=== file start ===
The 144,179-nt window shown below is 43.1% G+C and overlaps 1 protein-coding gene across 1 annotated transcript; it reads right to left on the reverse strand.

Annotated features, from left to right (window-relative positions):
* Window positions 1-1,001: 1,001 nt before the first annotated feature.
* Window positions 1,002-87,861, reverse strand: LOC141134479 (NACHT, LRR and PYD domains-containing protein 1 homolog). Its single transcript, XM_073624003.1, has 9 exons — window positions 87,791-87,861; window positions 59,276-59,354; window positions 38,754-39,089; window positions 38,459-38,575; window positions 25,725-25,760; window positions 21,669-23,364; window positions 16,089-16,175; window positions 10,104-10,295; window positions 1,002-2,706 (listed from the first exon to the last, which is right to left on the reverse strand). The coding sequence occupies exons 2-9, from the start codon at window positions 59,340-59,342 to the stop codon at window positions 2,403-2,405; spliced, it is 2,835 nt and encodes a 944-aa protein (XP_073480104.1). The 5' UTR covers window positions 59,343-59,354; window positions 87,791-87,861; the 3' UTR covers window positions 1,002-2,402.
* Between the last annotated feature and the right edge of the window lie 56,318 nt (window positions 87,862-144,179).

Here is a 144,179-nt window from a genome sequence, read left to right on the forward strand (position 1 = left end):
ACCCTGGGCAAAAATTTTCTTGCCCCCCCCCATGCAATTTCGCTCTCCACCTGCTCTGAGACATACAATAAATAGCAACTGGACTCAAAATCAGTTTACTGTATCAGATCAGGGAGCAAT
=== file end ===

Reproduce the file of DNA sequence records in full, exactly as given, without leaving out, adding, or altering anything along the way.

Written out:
The 144,179-nt window shown below is 43.1% G+C and overlaps 1 protein-coding gene across 1 annotated transcript; it reads right to left on the reverse strand.

Annotated features, from left to right (window-relative positions):
* Window positions 1-1,001: 1,001 nt before the first annotated feature.
* Window positions 1,002-87,861, reverse strand: LOC141134479 (NACHT, LRR and PYD domains-containing protein 1 homolog). Its single transcript, XM_073624003.1, has 9 exons — window positions 87,791-87,861; window positions 59,276-59,354; window positions 38,754-39,089; window positions 38,459-38,575; window positions 25,725-25,760; window positions 21,669-23,364; window positions 16,089-16,175; window positions 10,104-10,295; window positions 1,002-2,706 (listed from the first exon to the last, which is right to left on the reverse strand). The coding sequence occupies exons 2-9, from the start codon at window positions 59,340-59,342 to the stop codon at window positions 2,403-2,405; spliced, it is 2,835 nt and encodes a 944-aa protein (XP_073480104.1). The 5' UTR covers window positions 59,343-59,354; window positions 87,791-87,861; the 3' UTR covers window positions 1,002-2,402.
* Between the last annotated feature and the right edge of the window lie 56,318 nt (window positions 87,862-144,179).

Here is a 144,179-nt window from a genome sequence, read left to right on the forward strand (position 1 = left end):
ACCCTGGGCAAAAATTTTCTTGCCCCCCCCCATGCAATTTCGCTCTCCACCTGCTCTGAGACATACAATAAATAGCAACTGGACTCAAAATCAGTTTACTGTATCAGATCAGGGAGCAAT